Tetris of Alexey Pajitnov
One of the most genius and popular computer game of all times, Tetris, was conceived by the Russian Alexey Pajitnov in 1984.
Алексей Леонидович Пажитнов (Alexey Leonidovich Pajitnov) was born on 14th of March, 1956, in Moscow, Russia. After graduation at Moscow Mathematical School Nr. 91 and Moscow Insitute of Aviation, he was hired as a programmer at the Computing Center of the Soviet Academy of Sciences, a Soviet government-founded R&D center. Pajitnov worked in the field of artificial intelligence and speech recognition.
Pajitnov was interested in the field of computer games from the very beginning of his career and the Tetris was not the first game, which he conceived. Initially he created several psychology-related games. Some time in 1984 he took to his workplace a puzzle game, just bought in the "Детский мир" for 35 kopeek ("World of Children", a big children store in Moscow).
The name of the game was Pentamino. It consisted of plastic 5-cube figures, just like these in Tetris. Pajitnov started to twiddle the figures trying to imagine how to implement this game in computers. First he decided to cut off a piece from of the cubes, in order to simplify the shape of figures and thus to accelerate the computer processing. Then he created a simpler computer game, called Genetic Engineering, in which the player had to move the 4-square pieces (called tetramino) around the screen using cursor keys. The player could assemble various shapes. The game however was not very successful.
The breakthrough came when Pajitnov decided to drop the figures in a rectangular glass and piling up at the bottom of the glass. Two weeks later, in the beginning of 1985, the first version was ready, written on Pascal language for Electronica 60 (Электроника 60 was a russian copy of DEC LSI-11 computer). The game occupied only 2.7 KB storage memory.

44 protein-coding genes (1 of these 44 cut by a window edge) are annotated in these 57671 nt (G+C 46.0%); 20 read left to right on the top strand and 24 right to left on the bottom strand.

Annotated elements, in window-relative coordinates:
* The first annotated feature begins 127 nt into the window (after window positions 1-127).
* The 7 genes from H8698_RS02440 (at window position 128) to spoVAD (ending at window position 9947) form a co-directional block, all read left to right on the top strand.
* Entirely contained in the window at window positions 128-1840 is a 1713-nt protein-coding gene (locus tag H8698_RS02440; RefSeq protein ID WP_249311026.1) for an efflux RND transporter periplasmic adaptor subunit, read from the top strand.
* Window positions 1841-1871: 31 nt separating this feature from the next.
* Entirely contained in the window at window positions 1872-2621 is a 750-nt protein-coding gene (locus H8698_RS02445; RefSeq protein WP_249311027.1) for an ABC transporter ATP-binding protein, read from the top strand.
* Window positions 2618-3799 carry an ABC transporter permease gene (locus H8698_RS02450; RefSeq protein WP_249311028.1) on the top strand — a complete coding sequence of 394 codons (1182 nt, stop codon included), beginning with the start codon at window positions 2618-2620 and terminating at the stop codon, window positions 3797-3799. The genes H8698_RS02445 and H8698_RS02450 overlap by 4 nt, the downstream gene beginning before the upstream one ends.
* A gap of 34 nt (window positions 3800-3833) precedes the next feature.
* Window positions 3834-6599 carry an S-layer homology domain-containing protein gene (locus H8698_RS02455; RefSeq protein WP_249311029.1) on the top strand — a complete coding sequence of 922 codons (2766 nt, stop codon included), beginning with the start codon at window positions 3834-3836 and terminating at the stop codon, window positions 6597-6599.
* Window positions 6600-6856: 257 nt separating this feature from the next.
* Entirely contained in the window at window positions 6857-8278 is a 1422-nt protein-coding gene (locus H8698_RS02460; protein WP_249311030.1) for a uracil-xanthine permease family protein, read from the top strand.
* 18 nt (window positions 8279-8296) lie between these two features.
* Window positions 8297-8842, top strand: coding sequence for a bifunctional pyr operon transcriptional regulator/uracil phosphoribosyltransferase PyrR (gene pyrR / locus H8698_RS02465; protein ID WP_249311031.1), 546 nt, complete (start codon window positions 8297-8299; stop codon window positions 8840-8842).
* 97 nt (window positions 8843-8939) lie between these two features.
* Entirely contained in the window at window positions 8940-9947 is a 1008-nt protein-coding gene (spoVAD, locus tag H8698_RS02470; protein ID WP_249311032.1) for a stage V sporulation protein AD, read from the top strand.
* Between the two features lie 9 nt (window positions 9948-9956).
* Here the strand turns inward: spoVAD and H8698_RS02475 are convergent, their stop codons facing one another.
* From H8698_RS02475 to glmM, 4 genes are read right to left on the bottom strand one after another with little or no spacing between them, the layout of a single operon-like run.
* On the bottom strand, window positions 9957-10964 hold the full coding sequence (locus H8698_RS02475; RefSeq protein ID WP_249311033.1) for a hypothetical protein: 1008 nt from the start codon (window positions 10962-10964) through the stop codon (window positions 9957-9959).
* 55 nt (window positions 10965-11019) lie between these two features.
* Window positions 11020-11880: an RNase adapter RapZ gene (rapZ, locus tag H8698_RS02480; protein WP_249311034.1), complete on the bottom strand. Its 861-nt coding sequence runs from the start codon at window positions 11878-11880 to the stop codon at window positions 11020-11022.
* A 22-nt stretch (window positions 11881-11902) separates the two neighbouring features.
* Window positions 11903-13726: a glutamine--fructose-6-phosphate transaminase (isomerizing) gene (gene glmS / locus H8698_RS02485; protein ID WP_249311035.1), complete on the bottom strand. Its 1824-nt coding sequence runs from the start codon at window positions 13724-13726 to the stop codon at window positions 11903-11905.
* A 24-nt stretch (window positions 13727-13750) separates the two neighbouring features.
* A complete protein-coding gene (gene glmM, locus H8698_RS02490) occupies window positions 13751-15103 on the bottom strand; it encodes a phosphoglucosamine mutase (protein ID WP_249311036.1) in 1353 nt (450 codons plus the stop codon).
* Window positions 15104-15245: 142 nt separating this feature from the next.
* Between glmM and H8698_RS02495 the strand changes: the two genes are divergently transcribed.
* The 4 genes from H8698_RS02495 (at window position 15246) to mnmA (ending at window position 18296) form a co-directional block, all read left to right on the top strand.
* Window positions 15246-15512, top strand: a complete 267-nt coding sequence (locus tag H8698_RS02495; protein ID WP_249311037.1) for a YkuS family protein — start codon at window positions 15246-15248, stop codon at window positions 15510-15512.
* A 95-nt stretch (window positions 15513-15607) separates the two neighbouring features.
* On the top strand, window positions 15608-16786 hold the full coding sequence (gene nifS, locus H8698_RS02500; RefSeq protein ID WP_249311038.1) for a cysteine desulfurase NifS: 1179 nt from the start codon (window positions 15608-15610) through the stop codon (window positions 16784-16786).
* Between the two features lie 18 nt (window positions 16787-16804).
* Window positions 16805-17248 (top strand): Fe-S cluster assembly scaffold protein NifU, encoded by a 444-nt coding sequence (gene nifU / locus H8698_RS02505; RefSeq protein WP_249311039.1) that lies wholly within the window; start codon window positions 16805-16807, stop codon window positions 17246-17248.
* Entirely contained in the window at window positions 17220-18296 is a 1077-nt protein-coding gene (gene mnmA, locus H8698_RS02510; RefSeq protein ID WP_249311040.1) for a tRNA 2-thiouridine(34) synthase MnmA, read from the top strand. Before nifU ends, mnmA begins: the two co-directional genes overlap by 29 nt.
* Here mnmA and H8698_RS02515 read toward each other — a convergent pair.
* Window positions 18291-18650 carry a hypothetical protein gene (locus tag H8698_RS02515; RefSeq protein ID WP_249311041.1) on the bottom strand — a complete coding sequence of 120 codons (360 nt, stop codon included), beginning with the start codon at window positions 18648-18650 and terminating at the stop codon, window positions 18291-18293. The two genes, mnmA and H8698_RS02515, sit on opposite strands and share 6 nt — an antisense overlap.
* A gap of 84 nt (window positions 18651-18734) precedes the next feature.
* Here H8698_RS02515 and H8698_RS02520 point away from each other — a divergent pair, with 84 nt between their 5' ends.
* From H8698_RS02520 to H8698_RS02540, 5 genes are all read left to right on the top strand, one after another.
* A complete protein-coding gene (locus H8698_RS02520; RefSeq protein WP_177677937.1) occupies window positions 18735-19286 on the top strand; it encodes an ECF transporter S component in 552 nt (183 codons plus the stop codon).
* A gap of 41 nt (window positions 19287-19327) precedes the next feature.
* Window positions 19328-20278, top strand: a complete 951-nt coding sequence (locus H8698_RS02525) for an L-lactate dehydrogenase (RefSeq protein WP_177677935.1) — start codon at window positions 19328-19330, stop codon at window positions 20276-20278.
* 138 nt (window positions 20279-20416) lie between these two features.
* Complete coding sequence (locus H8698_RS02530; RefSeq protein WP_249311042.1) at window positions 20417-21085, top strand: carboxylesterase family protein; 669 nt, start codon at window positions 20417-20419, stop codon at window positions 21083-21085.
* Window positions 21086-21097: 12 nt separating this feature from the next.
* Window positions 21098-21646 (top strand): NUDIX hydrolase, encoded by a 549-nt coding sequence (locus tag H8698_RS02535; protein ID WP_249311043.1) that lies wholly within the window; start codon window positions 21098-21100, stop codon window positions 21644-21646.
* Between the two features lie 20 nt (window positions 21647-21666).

The name of the game "Tetris" Pajitnov combined from 2 words: the name of the original game—"tetramino" and his favorite sport—"tennis".
Pajitnov was assisted in creation of Tetris initially by Dmitry Pavlovsky, his colleague from the Institute and later by Vadim Gerasimov, a 16-year-old high school schoolboy, who worked and played with IBM PCs in the Computer Center. Gerasimov ported the game for the operating system MS DOS of IBM PC (using Borland's Turbo Pascal) and was in charge of graphical design.
The first MS DOS version of Tetris
Pajitnov, Pavlovsky and Gerasimov created a team, planning to make some dozen addictive computer games for the PC and put them together in one system, called a Computer Funfair. They also dreamed about selling the games, but this part seemed unusual and difficult in the communist Soviet Union, where making and selling something privately was a dangerous affair.
The first Tetris ran in a MS-DOS text mode, using colored space symbols to represent squares of tetraminos. The game could even automatically recognize the IBM monochrome videocard, adjusting the way it drew on the screen. The last version of the game was one of the first to use proper timer delays, in order not to run too fast on the newer and faster machines, which did almost all other games then.
When all efforts to sell the games failed, the group of Pajitnov decided to give to friends free copies of all the games, including Tetris. Thus the games quickly spread around the country. When in 1986 the freely distributed PC version of Tetris got outside of the Soviet Union and a foreign company expressed an interest in licensing Tetris, Pajitnov decided to abandon all the games but Tetris, which made Pavlovsky very unhappy and destroyed the team.
In 1991 Pajitnov moved to the United States in 1991 and later, in 1996, founded the Tetris Company. In the same year he began working for Microsoft, where worked for the Microsoft Entertainment Pack: The Puzzle Collection, MSN Mind Aerobics and MSN Games groups. He left Microsoft in 2005.